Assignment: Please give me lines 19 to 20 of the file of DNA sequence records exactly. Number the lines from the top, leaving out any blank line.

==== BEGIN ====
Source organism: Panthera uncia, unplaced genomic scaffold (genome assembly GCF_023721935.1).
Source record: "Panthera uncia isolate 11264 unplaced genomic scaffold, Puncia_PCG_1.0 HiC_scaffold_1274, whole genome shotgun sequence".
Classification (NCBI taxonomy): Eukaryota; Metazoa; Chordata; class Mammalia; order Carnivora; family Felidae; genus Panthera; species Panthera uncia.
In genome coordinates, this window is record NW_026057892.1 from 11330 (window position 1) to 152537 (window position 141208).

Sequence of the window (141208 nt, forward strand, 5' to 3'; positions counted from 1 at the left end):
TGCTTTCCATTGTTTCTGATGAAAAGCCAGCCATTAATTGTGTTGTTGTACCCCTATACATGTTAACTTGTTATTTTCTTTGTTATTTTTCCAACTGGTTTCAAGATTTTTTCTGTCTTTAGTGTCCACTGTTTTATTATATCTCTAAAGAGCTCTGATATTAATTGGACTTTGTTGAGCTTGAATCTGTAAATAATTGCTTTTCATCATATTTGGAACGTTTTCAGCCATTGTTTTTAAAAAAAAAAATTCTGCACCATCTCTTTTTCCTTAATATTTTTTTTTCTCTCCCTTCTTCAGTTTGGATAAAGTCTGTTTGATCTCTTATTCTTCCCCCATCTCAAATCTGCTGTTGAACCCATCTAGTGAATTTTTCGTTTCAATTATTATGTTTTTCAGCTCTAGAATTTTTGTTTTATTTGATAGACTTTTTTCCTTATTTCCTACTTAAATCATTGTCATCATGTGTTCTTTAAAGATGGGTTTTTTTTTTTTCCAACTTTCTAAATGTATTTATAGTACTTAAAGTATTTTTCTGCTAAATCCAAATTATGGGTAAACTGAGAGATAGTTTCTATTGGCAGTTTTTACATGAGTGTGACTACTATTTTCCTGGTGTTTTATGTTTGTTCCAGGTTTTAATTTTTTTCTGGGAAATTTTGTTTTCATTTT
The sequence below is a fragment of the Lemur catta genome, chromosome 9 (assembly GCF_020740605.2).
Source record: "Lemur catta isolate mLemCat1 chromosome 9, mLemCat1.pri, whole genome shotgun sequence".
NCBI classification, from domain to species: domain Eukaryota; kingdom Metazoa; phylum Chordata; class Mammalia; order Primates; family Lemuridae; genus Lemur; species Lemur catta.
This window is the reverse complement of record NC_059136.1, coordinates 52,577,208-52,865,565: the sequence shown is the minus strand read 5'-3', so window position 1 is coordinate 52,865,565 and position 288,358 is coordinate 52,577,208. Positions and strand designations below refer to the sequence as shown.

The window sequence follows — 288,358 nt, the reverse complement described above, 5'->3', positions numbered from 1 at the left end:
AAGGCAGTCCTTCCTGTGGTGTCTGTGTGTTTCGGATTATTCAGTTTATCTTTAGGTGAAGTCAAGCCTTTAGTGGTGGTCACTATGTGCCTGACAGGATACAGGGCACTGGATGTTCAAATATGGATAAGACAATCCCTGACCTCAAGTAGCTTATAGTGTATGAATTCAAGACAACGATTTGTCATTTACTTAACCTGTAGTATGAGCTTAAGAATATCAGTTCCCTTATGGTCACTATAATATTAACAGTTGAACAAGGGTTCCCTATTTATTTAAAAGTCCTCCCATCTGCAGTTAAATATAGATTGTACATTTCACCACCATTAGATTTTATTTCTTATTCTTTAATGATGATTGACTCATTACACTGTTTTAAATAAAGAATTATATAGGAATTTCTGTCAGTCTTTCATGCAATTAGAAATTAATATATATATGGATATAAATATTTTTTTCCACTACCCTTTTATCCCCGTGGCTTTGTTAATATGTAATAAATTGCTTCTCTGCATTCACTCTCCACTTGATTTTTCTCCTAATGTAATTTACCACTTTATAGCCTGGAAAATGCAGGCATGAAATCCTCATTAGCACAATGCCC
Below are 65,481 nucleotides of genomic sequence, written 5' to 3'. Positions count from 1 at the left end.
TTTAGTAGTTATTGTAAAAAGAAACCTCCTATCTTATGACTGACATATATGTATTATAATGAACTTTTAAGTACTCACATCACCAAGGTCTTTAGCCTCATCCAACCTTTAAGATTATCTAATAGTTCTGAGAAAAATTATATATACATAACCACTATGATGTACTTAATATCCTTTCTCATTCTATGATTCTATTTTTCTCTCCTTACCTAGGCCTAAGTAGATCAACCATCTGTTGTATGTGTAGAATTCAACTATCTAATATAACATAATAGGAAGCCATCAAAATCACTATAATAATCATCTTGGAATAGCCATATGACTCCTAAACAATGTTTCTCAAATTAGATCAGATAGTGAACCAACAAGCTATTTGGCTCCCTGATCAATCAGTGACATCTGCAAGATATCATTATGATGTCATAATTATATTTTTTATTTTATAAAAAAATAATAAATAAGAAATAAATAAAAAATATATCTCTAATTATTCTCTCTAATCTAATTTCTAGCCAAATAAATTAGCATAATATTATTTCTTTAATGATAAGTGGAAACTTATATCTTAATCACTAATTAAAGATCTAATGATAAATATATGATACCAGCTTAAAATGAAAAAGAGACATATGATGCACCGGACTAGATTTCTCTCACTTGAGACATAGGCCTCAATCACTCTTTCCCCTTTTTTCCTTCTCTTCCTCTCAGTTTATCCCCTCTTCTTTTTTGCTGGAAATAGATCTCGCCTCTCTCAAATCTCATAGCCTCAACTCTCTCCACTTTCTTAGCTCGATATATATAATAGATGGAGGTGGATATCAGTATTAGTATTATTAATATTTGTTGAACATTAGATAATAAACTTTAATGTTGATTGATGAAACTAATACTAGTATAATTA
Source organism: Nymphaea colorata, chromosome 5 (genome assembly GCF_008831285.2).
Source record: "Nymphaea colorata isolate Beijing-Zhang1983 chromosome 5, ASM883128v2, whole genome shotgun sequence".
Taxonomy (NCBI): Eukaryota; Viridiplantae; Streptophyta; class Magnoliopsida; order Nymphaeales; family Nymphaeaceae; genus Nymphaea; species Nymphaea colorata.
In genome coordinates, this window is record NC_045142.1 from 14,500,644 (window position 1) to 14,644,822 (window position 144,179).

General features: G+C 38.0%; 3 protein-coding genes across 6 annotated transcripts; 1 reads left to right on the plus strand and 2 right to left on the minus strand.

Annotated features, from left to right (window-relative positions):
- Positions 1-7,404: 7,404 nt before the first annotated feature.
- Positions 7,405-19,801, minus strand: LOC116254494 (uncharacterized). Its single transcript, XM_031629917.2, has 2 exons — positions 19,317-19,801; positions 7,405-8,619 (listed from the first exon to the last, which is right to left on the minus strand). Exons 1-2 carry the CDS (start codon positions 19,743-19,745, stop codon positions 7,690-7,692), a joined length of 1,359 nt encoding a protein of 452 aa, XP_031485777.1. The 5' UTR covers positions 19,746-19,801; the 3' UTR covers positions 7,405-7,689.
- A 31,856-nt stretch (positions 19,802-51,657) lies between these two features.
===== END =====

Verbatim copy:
General features: G+C 38.0%; 3 protein-coding genes across 6 annotated transcripts; 1 reads left to right on the plus strand and 2 right to left on the minus strand.

Annotated features, from left to right (window-relative positions):